A finding of moral turpitude would trigger a seismic shift in the Knesset’s balance of power.
By David Hellerman, World Israel News
Israeli media buzzed with reports that former Prime Minister Benjamin Netanyahu and Attorney General Avichai Mandelblit have been secretly negotiating a plea agreement.
An agreement would end three separate corruption cases against Netanyahu and likely his political career too.
The Hebrew reports haven’t been confirmed and in some cases, raise conflicting details. But the general contours indicate that Netanyahu would plead guilty to fraud and breach of trust stemming from Case 4000, also known as “the Bezeq affair” and Case 1000, known as “the Gifts affair.”
In exchange, prosecutors would drop a far more serious charge of bribery and close a third case, Case 2000, known as the “Yediot affair.” Netanyahu would be sentenced to community service, but not serve time in jail.
The three corruption cases were combined into one trial.
In Case 1000, known as “the Gifts affair,” Netanyahu is accused providing political favors to Hollywood mogul Arnon Milchan after receiving $200,000 in gifts.
In Case 2000, known as “the Yediot affair,” Netanyahu is accused of striking a quid pro quo with Yediot Ahronot publisher Arnon Mozes to support legislation that would weaken rival newspaper Israel Hayom in exchange for favorable coverage.
In Case 4000, known as “the Bezeq affair,” Netanyahu is accused of providing regulatory benefits to the Bezeq telecom giant in exchange for favorable coverage in Walla News, which is owned by Bezeq chairman Shaul Elovitch.
However, the negotiations are said to be deadlocked over one point that has significant ramifications for Israel’s political scene.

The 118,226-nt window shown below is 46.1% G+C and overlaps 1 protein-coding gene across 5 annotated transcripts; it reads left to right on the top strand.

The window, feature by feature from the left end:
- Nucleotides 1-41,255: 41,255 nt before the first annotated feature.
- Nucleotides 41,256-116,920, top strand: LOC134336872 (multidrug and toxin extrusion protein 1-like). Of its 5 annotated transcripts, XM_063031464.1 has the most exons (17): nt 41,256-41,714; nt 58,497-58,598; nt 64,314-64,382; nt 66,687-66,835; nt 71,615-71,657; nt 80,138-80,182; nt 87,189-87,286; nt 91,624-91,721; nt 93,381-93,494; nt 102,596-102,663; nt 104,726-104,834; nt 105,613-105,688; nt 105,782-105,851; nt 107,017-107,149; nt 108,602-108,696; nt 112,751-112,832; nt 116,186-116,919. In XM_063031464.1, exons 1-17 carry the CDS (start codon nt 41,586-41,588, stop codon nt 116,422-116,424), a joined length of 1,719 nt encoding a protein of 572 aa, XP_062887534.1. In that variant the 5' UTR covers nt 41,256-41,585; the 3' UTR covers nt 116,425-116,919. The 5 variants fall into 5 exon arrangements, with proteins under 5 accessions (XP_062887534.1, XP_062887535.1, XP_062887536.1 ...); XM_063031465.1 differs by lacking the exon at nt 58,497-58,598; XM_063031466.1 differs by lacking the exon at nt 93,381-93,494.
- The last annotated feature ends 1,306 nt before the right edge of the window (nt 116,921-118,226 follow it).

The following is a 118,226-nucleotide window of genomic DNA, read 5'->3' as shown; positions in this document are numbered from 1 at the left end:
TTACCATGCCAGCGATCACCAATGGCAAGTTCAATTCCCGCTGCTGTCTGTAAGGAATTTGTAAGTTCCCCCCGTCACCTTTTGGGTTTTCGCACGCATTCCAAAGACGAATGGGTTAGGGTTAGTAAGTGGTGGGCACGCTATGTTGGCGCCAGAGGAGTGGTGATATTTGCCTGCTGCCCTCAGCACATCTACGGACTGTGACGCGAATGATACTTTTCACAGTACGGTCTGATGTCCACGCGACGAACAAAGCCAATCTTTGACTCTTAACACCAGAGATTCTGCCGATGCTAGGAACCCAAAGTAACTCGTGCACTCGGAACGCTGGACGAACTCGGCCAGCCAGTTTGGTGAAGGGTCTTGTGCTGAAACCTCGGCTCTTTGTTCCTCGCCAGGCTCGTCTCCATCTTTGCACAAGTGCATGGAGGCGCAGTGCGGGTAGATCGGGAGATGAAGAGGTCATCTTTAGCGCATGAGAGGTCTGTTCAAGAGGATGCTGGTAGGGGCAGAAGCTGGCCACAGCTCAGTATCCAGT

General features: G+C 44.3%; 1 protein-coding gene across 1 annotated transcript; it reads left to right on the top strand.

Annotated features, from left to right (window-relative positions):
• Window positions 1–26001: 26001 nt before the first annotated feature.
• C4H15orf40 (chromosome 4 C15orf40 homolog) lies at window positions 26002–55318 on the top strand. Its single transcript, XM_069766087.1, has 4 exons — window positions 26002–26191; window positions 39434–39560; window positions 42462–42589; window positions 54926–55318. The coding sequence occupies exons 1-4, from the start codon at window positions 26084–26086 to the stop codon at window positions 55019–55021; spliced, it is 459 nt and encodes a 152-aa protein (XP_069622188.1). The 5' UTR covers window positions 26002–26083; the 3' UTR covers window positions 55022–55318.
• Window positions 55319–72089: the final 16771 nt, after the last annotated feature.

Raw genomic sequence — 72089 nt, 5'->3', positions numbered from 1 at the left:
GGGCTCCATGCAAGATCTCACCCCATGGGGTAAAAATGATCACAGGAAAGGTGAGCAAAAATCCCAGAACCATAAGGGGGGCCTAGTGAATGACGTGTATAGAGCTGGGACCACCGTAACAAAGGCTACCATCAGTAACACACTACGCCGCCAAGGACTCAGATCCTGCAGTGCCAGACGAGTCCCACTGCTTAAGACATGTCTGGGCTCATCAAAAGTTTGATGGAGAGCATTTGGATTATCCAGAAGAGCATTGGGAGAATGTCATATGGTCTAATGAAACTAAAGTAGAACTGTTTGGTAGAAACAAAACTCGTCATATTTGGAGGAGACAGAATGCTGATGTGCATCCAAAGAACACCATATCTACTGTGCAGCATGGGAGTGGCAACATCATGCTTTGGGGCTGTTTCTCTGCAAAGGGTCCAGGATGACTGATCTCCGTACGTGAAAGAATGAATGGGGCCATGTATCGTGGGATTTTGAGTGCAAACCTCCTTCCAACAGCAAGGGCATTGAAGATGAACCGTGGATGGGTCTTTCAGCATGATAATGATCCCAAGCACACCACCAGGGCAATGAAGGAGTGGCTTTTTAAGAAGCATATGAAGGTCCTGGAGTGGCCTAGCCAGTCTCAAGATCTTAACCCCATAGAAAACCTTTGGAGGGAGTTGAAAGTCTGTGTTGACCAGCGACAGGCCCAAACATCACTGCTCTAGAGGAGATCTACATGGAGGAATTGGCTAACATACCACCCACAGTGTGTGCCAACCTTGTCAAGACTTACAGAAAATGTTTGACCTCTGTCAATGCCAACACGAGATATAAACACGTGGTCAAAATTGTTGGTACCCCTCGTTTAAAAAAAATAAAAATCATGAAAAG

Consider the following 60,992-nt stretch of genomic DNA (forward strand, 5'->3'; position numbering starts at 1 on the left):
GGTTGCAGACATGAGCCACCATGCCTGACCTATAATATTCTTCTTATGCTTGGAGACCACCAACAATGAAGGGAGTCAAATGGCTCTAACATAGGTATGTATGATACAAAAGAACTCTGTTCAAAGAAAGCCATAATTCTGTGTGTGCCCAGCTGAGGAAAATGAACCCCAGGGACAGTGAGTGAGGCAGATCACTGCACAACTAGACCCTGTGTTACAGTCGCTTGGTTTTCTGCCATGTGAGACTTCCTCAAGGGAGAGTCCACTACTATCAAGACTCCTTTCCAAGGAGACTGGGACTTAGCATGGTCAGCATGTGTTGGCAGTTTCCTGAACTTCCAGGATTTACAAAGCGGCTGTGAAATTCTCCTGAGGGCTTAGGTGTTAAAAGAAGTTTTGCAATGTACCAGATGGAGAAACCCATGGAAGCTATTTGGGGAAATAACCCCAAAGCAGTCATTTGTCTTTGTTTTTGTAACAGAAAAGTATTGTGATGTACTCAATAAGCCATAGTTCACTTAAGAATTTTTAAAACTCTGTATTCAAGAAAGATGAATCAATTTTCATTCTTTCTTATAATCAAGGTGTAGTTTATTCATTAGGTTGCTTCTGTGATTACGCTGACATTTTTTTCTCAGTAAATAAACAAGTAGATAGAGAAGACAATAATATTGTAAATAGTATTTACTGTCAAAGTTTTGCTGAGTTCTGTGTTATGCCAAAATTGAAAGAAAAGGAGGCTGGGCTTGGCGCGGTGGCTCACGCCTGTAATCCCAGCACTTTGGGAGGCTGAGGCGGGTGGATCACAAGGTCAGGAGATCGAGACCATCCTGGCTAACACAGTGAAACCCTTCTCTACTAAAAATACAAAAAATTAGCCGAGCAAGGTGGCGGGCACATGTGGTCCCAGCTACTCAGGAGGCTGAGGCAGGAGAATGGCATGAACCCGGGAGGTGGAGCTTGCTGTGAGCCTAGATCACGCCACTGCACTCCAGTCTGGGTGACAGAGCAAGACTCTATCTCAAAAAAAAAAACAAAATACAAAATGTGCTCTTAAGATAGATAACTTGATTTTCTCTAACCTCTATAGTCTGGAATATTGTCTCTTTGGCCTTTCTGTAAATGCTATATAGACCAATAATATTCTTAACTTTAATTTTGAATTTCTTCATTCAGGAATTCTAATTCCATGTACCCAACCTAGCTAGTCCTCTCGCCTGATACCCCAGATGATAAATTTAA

In Israel, convictions that include a finding of “moral turpitude” bar the defendants from public service for seven years. For Netanyahu, who is 72, that would essentially mean the end of his political career. Moral turpitude is a finding that a certain act or behavior gravely violates community standards.
Reports say Mandelblit insists the plea agreement must include moral turpitude. They also suggest Netanyahu might prefer to gamble on a trial than accept that finding.
Should the two sides agree on that finding, a plea agreement could potentially be announced within days.
If the moral turpitude sticks, it would trigger a seismic shift in the Knesset’s balance of power.
That’s because the leaders of the coalition parties always insisted that they are willing to bring Likud into the government as long as Netanyahu wasn’t running it. The governing coalition only has a one-seat majority, so bringing Likud and its 30 seats into the coalition would provide more governing stability and reshuffle the cabinet.
It would also pave the way for the religious Shas and United Torah Judaism parties to join the coalition too.
A shift to the right would almost certainly end the rotational agreement between Prime Minister Naftali Bennett and Foreign Minister Yair Lapid.
It’s unknown if the Islamic party, Ra’am would stay in the government. Party leader Mansour Abbas has said in the past he was prepared to sit in any governing coalition under the right conditions. But he would have little leverage.
The possibility of Netanyahu resigning from the Knesset and then returning in the next election has precedent though.
In December, Shas chairman Aryeh Deri agreed to plea agreement in which he admitted certain tax offenses, paid a NIS 180,000 fine and resign from the Knesset. Because there was no finding of moral turpitude, Deri is not precluded from running in the next election, and it is widely presumed that he will.